Friday Flashback Five: Week of August 26, 1996

Here we are at the end of the week, and you know what that means—time for another Friday Flashback Five!  Every Friday we take a look back at five random games that debuted that week in history.  Some games in our history have been stellar, others rotten, others still lukewarm., yet they’re all a part of the hobby that’s become such a large part of our lives.  This week, we’re heading back to the week of the Twenty-Sixth of August, Nineteen Ninety-Six.

A rather large number of games debuted this week, spanning almost every platform available at the time.  They ran the gamut from fantastic to forgettable, though many would be memorable no matter where on the spectrum they fell.

Now for the two usual notes: For starters, this isn’t a “top” or “bottom” list.  It’s just a look at five games picked at random, with a peek into what made them interesting, horrible, fun, bland, or whatever else.  Secondly, when possible I’ve included Let’s Plays or game play videos, and the usual disclaimer applies—many might well be thoroughly infested with vulgarity and profanity.

With those out of the way, let’s get this party started!

Age of Rifles
When someone talks about the “war” genre of gaming, people usually think of the plethora of first-person shooters that are typically set in World War II, such as Call of Duty, Medal of Honor, or Battlefield.  Gamers can be forgiven for this, as the relevant companies have dumped beau coup money into those games, and the first-person shooter genre as a whole is arguably the most popular genre right now, anyway.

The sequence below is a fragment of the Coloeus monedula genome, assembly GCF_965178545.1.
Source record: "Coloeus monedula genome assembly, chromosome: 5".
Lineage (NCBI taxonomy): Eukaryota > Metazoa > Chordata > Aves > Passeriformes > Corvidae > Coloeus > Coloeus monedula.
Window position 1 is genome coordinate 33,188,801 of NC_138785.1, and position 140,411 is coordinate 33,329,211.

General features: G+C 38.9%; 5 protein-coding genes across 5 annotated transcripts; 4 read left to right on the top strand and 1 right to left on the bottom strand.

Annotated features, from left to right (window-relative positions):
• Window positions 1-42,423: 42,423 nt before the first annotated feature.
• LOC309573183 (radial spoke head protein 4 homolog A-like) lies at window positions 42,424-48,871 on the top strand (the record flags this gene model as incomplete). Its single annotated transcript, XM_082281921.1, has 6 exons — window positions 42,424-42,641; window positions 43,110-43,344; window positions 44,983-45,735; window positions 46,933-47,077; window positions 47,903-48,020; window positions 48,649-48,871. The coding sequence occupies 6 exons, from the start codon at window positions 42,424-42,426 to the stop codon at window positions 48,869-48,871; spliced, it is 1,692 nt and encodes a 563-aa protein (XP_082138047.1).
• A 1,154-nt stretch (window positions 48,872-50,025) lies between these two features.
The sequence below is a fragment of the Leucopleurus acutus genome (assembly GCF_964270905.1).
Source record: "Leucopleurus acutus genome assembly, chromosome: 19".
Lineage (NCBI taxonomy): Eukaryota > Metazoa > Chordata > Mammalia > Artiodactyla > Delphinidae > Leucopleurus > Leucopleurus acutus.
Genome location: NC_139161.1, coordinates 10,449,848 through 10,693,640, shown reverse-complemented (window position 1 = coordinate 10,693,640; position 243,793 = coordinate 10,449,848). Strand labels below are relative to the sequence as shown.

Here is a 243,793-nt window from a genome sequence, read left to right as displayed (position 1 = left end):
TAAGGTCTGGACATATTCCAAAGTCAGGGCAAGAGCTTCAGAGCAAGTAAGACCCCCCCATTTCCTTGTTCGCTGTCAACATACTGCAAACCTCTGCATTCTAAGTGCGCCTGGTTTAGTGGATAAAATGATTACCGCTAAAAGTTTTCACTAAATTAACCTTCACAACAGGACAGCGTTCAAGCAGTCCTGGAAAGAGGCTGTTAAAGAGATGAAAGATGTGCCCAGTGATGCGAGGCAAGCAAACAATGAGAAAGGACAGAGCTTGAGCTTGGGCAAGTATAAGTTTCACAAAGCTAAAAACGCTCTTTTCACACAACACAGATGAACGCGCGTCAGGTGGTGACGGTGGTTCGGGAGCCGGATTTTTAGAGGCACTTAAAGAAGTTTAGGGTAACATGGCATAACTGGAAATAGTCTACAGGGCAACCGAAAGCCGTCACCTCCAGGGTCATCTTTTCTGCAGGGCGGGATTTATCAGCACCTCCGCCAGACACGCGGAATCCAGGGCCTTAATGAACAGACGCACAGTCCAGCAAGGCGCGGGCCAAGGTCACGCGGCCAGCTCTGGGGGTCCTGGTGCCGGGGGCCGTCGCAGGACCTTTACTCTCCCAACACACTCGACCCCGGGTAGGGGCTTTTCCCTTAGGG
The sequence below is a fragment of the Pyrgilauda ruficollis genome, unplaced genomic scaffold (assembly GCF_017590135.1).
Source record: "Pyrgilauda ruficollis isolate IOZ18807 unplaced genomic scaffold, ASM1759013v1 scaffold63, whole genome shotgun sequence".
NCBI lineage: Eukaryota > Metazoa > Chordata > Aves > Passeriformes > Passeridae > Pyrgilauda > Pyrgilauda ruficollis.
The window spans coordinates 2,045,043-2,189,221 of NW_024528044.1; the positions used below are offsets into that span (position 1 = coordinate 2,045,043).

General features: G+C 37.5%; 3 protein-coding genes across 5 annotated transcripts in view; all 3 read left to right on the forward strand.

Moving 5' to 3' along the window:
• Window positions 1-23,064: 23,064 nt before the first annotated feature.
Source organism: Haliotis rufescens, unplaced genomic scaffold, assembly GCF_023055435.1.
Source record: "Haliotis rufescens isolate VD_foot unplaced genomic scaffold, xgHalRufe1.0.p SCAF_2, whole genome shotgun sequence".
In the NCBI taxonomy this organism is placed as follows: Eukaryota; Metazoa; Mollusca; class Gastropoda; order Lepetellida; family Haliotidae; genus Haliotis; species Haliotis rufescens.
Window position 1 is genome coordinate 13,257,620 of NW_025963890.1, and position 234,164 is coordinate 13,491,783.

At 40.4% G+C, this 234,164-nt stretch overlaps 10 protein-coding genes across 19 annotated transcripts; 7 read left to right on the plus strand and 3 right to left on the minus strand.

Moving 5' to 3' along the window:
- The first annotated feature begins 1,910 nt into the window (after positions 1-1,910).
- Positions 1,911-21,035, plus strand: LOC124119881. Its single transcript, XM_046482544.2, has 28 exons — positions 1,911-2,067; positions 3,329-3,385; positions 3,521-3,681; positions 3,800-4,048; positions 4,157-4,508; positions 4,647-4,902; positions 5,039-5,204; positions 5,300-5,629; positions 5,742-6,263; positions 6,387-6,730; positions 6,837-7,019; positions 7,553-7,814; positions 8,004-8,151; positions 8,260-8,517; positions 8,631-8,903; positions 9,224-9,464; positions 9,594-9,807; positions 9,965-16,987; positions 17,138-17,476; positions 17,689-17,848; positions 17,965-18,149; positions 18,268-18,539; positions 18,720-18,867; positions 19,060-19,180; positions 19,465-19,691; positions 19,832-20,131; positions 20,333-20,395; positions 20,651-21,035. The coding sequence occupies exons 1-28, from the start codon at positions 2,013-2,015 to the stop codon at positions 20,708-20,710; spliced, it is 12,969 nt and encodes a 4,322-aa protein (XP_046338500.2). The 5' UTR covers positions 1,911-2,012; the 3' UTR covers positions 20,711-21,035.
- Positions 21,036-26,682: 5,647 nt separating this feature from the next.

Back in “the day”, there were more attempts at showing different settings, at trying different types of interfaces.  Age of Rifles was one of those attempts.  It was a turn-based strategy game that was deceptively deep.  It gave players as much control as they wanted—or as little as they wanted.  The control was one example of the game being simple yet elegant.  Through the classic “drag-and-drop” interface, players commanded different types of troops, gave them a variety of orders, and a host of other things.

Now, the artificial intelligence wasn’t the best, and campaign games weren’t quite as deep as the core game itself.  Still—you could make maps and create custom missions and campaigns, and you can design and create each individual unit if you so chose.  There was so much to offer, it’s almost a shame it likely won’t be remembered too well these days.

Some game play footage of a campaign can be found in these three videos—here, here, and here.

Monster Truck Madness
the monster truck sub-genre of racing games is a notably small one.  For every twenty “customize an import and race around” title, you might get one that lets you get behind the wheel of Grave Digger or any of the other big names in monster truck racing.